Economic Development | St. Louis Public Radio

Economic Development

James Hillis uses geospatial technology to figure out where his company should plot more urban gardens to reduce food insecurity in north St. Louis. May 29, 2019
Corinne Ruff | St. Louis Public Radio

Inside Good Life Growing’s newest urban garden, co-founder James Hillis is using an iPad to pull up maps of the city. The urban agriculture organization is trying to reduce food insecurity in north St. Louis, and mapping tools help him figure out where to plot new grow spaces.

Hillis’ maps look fairly simple, but they’re powered by Geographic Information Systems data that pulls in all kinds of factors about the local community.

Provided on 05-08-19
Evolution St. Louis

When consumers hear the words, “Made in the USA,” Jon Lewis wants them to think, “Made in St. Louis.”

That’s the broader mission of the construction of a new $5 million garment-manufacturing facility in St. Louis’ Grand Center neighborhood, which was announced at a media event on Thursday.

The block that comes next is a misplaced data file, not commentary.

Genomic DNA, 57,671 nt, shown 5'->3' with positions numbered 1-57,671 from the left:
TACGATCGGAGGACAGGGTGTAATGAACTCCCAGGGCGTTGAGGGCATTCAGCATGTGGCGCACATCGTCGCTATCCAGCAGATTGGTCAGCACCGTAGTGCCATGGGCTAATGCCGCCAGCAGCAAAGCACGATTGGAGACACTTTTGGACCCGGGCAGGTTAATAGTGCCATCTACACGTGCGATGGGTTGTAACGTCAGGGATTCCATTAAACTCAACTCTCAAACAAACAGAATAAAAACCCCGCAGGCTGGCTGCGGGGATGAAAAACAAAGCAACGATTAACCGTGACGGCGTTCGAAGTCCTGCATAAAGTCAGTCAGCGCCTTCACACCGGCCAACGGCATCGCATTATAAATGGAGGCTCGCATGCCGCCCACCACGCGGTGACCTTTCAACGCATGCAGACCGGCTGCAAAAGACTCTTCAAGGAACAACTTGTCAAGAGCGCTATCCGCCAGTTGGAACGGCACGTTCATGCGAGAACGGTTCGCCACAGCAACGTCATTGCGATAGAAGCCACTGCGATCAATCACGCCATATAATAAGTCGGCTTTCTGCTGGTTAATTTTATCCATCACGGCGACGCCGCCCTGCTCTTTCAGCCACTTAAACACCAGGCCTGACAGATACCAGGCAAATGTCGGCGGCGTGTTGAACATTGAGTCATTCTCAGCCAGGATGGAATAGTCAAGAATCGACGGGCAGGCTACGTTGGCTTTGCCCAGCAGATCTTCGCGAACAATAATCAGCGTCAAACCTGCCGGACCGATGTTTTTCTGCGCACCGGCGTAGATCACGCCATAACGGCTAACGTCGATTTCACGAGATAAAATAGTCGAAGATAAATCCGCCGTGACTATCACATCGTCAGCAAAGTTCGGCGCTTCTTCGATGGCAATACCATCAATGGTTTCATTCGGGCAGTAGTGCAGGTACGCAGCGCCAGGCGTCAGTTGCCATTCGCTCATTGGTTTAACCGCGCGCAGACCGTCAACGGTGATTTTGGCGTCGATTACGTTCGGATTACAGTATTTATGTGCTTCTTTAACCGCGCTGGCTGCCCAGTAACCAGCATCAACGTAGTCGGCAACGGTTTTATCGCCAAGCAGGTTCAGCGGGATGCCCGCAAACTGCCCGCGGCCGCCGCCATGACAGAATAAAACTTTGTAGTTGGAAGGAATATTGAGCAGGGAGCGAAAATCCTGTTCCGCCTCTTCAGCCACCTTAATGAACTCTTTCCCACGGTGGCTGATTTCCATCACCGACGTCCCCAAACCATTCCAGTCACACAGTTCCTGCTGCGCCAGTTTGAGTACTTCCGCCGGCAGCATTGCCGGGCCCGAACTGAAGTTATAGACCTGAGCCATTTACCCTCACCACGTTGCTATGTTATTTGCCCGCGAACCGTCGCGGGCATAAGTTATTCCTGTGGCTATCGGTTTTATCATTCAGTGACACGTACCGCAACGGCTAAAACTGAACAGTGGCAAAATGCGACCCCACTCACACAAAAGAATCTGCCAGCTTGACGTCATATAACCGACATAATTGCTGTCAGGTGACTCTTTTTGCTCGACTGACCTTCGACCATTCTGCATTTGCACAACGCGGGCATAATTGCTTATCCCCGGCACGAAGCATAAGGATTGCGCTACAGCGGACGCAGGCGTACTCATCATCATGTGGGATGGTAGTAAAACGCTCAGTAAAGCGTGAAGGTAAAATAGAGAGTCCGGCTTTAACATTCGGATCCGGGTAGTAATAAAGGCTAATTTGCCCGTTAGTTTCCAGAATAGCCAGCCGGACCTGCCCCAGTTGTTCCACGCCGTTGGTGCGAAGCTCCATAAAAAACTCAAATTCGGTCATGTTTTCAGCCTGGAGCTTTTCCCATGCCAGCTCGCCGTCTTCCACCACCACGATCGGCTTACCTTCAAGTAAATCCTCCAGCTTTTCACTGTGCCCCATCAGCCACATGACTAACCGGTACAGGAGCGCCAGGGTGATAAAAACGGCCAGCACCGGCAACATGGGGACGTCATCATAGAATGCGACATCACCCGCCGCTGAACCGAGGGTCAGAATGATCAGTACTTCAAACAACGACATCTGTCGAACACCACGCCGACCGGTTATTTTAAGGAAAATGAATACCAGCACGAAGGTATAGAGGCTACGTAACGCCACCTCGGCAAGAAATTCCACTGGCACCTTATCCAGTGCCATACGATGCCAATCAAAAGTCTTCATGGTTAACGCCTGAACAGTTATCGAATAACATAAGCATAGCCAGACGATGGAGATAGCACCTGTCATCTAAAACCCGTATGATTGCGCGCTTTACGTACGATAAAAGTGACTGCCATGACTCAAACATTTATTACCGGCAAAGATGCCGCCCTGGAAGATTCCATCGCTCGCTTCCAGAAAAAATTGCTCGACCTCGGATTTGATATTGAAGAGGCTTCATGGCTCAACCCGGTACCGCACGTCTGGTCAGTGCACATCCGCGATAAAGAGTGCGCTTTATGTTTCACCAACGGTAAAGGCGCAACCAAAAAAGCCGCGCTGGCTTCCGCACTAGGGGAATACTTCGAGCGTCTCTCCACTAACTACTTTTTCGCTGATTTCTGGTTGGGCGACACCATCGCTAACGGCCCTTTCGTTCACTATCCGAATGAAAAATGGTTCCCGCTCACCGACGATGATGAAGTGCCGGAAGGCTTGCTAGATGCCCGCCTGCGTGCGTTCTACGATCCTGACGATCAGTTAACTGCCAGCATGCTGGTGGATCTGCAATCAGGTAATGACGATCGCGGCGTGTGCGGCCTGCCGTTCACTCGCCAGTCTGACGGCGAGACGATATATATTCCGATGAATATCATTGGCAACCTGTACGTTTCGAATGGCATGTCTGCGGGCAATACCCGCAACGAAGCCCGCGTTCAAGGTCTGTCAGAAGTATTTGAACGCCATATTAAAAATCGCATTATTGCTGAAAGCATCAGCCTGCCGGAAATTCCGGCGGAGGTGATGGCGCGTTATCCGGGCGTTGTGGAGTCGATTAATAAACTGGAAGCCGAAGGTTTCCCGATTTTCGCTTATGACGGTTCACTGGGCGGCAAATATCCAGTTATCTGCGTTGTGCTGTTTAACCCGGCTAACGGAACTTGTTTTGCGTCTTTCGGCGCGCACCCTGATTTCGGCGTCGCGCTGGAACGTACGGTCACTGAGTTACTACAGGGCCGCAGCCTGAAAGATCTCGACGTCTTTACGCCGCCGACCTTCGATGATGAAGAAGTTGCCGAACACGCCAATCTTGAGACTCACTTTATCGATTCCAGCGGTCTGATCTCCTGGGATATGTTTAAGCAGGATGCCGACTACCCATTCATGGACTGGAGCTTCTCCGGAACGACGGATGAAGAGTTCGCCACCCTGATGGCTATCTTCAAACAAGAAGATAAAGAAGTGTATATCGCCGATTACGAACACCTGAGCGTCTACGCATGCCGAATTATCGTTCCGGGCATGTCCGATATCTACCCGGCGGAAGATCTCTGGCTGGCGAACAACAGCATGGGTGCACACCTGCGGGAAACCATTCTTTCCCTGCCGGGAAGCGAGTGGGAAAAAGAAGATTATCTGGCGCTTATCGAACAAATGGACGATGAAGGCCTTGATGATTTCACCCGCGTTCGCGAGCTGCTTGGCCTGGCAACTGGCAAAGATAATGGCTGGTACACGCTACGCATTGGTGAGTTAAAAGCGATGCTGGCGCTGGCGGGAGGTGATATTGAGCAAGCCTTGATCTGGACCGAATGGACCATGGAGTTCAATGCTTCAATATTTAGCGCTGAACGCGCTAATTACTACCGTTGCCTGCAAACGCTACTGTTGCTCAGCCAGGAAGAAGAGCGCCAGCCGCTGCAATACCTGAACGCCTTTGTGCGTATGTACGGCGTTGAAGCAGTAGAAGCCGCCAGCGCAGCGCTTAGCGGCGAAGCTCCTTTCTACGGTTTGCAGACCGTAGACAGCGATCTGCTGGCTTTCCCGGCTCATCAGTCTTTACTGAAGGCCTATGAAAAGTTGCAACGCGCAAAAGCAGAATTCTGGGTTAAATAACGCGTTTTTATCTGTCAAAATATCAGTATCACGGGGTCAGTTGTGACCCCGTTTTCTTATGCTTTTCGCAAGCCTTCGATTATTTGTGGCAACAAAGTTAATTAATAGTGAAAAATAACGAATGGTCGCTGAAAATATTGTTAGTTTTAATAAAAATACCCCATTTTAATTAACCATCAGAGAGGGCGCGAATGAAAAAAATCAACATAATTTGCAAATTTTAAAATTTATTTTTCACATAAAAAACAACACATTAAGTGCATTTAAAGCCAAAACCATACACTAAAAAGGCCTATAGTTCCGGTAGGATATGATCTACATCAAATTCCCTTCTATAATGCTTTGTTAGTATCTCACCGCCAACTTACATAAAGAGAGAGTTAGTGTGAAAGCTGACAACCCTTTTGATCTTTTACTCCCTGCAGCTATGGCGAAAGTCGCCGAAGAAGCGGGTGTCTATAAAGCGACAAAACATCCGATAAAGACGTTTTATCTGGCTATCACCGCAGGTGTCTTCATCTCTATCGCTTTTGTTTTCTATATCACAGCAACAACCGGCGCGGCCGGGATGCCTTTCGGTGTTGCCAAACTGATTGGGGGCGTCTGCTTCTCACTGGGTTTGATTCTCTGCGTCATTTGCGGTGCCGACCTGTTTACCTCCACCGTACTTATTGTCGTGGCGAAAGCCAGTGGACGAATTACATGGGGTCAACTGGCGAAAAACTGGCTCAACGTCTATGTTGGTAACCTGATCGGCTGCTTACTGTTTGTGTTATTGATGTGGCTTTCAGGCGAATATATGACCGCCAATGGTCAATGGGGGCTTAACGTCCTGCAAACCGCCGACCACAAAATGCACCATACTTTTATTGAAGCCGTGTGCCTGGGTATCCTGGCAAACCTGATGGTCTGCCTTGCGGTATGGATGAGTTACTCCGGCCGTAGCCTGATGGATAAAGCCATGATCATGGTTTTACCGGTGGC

Lewis is the CEO of Evolution St. Louis, which he co-founded with fellow fashion veteran John Elmuccio. The 32,000-square-foot facility will bring in more than 50 jobs over the next three years.

Sen. Lincoln Hough, R-Springfield, speaks on the Senate floor Tuesday about his economic development legislation. The Senate passed Hough's bill after a 28 hour filibuster.
Jason Rosenbaum I St. Louis Public Radio

A nearly 28-hour filibuster of what is usually a simple procedural step ended Tuesday night with a big win for Missouri Gov. Mike Parson.

Over the objection of a group of six Republicans, the state Senate approved a major economic development package that extended a tax credit for General Motors, which is considering a $750 million expansion of its plant in Wentzville. Also included is a program to fund training for adults in “high-need” jobs, and a deal-closing fund that allows for up-front tax breaks to companies considering expansion.